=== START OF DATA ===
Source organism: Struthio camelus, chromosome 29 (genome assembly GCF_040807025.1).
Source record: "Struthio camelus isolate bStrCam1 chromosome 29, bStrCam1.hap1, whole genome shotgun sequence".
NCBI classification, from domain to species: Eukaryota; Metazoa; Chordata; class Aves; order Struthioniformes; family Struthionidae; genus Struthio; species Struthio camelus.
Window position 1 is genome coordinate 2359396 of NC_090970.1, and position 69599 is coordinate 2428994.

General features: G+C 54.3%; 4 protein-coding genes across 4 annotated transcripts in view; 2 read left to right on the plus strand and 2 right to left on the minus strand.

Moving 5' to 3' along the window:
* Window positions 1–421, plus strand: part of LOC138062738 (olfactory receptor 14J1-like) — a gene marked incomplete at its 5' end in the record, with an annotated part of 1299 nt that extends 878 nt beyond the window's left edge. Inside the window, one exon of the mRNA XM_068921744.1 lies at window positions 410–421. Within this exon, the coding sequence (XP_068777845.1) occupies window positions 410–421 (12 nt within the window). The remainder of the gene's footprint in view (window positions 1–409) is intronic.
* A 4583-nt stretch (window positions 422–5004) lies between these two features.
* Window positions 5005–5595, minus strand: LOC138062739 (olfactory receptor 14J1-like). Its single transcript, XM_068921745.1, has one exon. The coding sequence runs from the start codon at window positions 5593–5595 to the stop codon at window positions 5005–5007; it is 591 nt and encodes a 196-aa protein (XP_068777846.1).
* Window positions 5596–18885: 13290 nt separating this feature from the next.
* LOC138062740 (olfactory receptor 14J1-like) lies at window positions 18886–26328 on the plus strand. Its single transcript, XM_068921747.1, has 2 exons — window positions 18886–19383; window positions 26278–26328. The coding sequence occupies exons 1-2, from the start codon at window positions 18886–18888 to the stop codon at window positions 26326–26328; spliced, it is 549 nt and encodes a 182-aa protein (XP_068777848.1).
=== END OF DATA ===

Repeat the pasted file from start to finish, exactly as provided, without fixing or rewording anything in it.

Source organism: Struthio camelus, chromosome 29 (genome assembly GCF_040807025.1).
Source record: "Struthio camelus isolate bStrCam1 chromosome 29, bStrCam1.hap1, whole genome shotgun sequence".
NCBI classification, from domain to species: Eukaryota; Metazoa; Chordata; class Aves; order Struthioniformes; family Struthionidae; genus Struthio; species Struthio camelus.
Window position 1 is genome coordinate 2359396 of NC_090970.1, and position 69599 is coordinate 2428994.

General features: G+C 54.3%; 4 protein-coding genes across 4 annotated transcripts in view; 2 read left to right on the plus strand and 2 right to left on the minus strand.

Moving 5' to 3' along the window:
* Window positions 1–421, plus strand: part of LOC138062738 (olfactory receptor 14J1-like) — a gene marked incomplete at its 5' end in the record, with an annotated part of 1299 nt that extends 878 nt beyond the window's left edge. Inside the window, one exon of the mRNA XM_068921744.1 lies at window positions 410–421. Within this exon, the coding sequence (XP_068777845.1) occupies window positions 410–421 (12 nt within the window). The remainder of the gene's footprint in view (window positions 1–409) is intronic.
* A 4583-nt stretch (window positions 422–5004) lies between these two features.
* Window positions 5005–5595, minus strand: LOC138062739 (olfactory receptor 14J1-like). Its single transcript, XM_068921745.1, has one exon. The coding sequence runs from the start codon at window positions 5593–5595 to the stop codon at window positions 5005–5007; it is 591 nt and encodes a 196-aa protein (XP_068777846.1).
* Window positions 5596–18885: 13290 nt separating this feature from the next.
* LOC138062740 (olfactory receptor 14J1-like) lies at window positions 18886–26328 on the plus strand. Its single transcript, XM_068921747.1, has 2 exons — window positions 18886–19383; window positions 26278–26328. The coding sequence occupies exons 1-2, from the start codon at window positions 18886–18888 to the stop codon at window positions 26326–26328; spliced, it is 549 nt and encodes a 182-aa protein (XP_068777848.1).